VIEW: Analogical warfare —Saleem H Ali
The power of analogy has even fused secular ideologies such as Fascism with contemporary theological movements to coin phrases like ‘Islamo-fascism’. Former US congressman Newt Gingrich recently compared President Bush to Abraham Lincoln and called for congress to ‘pass an act that recognises that we are entering World War III’
In his address to the nation on September 11, 2006, President George W Bush compared himself to Presidents Roosevelt and Truman in their face-off with a determined enemy. America’s metaphoric and substantive ‘war on terror’ finds much of its impetus from comparisons with earlier conflicts. The agonising question is often posed to pacifists: how would you contain a menace like Hitler without warfare? The next step in the argument is that Bin Laden and Saddam Hussein are comparable to Hitler and hence must be dealt with in a similar fashion. The power of analogy has even fused secular ideologies such as Fascism with contemporary theological movements to coin phrases like ‘Islamo-fascism’. Former US congressman Newt Gingrich recently compared President Bush to Abraham Lincoln and called for congress to “pass an act that recognises that we are entering World War III.” The bold assertion gains legitimacy from historical comparisons for only in the World Wars could we get the unequivocal mandate to “defeat our enemies — not accommodate, understand or negotiate with them — but defeat them”.
On the other side, Al Qaeda too draws strength from acerbic analogies going back in Islamic history. President Bush’s calling the current conflict a ‘crusade’ was quickly exploited by Islamists to show how the comparison might be taken literally as a clash between Christiandom and Islam. Now Pope Benedict has contributed to this analogical warfare with his own misplaced comparisons to 14th century emperors that are fuelling further fury.
The anti-war movement is similarly capitalising on the human proclivity for comparative rhetoric. Iraq is being compared to Vietnam and the ‘war on terror’ branded a vacuous label like the ‘war on drugs’. So if all sides are abusing analogical reasoning, might this itself neutralise the effect?
Unfortunately, the danger of analogical reasoning occurs when we go beyond the explanatory power of this tool and start using it for tactical and strategic purposes. As a conflict resolution professional, one of my goals in any mediation is to ensure that none of the parties misuse analogies in their communication strategy. It is far too easy for players on all sides to selectively resurrect destructive memories to fuel fear and rage. However, despite all the clichés, history rarely repeats itself. Our lessons from history should identify patterns and causal mechanisms but not templates for policy intervention.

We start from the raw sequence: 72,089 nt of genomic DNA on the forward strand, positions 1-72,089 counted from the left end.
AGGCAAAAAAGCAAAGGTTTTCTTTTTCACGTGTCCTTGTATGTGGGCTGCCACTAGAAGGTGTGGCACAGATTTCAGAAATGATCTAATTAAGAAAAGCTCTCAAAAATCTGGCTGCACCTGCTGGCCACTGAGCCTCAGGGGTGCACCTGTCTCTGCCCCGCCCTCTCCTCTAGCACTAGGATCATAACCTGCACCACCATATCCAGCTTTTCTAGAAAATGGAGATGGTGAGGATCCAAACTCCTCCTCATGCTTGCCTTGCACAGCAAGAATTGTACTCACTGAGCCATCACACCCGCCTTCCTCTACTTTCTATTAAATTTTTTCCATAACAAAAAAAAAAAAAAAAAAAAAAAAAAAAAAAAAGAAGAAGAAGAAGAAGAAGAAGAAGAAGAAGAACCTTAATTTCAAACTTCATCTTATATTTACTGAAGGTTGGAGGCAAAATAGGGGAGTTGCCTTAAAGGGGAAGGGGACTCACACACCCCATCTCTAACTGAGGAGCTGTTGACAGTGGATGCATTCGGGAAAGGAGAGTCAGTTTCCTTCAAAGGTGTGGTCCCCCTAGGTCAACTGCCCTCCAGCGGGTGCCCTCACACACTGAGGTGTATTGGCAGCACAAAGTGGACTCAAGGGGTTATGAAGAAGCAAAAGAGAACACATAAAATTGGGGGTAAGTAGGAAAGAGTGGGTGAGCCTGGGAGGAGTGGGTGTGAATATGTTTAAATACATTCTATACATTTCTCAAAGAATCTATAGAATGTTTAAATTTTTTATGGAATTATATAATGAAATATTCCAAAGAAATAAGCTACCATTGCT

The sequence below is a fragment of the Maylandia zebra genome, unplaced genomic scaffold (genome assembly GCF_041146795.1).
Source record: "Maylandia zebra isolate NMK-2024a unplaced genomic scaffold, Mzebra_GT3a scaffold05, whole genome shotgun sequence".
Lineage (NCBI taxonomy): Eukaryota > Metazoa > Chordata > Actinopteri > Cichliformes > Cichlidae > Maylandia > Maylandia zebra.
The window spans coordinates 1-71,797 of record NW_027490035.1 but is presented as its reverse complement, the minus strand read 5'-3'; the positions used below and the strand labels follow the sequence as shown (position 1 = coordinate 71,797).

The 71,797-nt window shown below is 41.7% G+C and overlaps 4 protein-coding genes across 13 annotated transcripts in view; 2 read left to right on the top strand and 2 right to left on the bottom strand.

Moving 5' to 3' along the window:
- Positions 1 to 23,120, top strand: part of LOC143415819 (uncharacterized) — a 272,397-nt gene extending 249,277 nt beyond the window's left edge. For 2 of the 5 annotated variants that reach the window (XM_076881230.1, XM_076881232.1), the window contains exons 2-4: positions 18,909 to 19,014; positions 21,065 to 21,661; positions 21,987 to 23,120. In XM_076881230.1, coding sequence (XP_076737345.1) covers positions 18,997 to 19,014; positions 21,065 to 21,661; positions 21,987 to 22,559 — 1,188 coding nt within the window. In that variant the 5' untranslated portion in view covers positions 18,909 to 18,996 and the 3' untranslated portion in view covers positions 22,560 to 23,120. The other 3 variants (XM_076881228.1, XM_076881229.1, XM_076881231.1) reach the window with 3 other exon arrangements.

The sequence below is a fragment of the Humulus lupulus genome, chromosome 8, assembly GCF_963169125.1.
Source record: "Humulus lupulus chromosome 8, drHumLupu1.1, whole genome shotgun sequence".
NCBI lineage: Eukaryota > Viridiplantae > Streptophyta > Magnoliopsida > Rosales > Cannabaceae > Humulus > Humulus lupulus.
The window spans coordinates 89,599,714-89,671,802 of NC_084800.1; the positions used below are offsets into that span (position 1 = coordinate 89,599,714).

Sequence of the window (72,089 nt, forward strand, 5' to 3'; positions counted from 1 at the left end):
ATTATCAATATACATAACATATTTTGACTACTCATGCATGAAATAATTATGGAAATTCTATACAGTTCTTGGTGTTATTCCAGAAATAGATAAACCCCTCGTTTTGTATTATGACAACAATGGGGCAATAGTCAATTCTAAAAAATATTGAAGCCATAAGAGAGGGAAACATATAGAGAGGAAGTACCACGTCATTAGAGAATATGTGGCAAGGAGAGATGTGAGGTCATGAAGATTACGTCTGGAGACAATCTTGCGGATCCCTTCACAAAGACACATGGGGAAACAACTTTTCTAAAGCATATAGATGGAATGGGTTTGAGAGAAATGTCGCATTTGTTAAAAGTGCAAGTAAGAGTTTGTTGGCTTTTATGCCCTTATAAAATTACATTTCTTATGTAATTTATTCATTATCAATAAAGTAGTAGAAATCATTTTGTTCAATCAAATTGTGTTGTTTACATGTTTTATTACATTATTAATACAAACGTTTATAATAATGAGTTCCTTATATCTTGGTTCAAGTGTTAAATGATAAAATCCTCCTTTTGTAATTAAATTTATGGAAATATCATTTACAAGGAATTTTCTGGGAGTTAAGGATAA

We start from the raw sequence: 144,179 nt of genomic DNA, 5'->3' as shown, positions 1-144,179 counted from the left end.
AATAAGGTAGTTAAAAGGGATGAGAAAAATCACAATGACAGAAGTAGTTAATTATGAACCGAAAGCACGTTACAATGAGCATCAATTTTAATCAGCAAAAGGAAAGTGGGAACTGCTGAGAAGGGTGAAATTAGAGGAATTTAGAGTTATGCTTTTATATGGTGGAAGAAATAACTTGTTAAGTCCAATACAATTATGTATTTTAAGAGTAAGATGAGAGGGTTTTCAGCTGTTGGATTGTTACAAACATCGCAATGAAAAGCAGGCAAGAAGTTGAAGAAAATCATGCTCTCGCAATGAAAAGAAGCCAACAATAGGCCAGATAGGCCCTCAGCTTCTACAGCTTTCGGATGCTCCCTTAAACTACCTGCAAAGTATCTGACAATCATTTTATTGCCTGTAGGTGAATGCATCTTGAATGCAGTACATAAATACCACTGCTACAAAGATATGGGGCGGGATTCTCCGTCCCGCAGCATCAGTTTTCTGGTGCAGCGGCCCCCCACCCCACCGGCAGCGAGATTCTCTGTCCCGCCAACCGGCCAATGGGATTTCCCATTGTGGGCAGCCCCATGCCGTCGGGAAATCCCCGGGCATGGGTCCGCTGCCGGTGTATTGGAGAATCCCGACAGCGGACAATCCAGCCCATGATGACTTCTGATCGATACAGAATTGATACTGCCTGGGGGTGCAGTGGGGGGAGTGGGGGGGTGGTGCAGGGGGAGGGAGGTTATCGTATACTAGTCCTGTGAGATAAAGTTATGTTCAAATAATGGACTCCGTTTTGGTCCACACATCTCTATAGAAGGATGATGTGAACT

Analogies are so ingrained in America’s educational system that there was a major furore when the educational testing service dropped analogical reasoning from its much-feared scholastic aptitude tests (SAT). The purpose of the analogical section had been to help students differentiate between true and false analogies and help in logical argument formation. However, last year, it was decided by the College Board that current college curricula are not so ‘connected’ with this need. As journalist, Adam Cohen, lamented soon thereafter, “A nation whose citizens cannot tell a true analogy from a false one is like... fill in your own image for precipitous decline!”
Getting back to current events, if we were to deconstruct another favoured analogy and perhaps see how it might be framed more constructively, let us consider the comparison of terrorism to cancer. We often hear of terrorism being referred to as a disease that spreads malignantly like an aggressive tumour. Indeed, several medical journals have published editorials about this remarkably striking analogy. However, as with other ailments there are two paths to treatment: symptomatic and systemic. Both may be important but the latter is probably more effective in the long-term. Targeted chemotherapy against cancerous cells might be comparable to precision bombing against an enemy but to cure cancer clusters in communities the underlying epidemiological causes must be identified. We cannot be sanguine about the power of our therapies if the malady is likely to repeat itself.
Notice that the analogy here deliberately avoids historical detail or more specific causal mechanisms. Instead a structural comparison is presented to provide clarity rather than conflating incongruent issues. As we ponder our policy towards current conflicts, let us consider the limits of analogy more critically and not be too easily compelled to action by comparisons.
Dr Saleem H Ali is associate professor of environmental planning and conflict resolution at the University of Vermont. He can be reached at firstname.lastname@example.org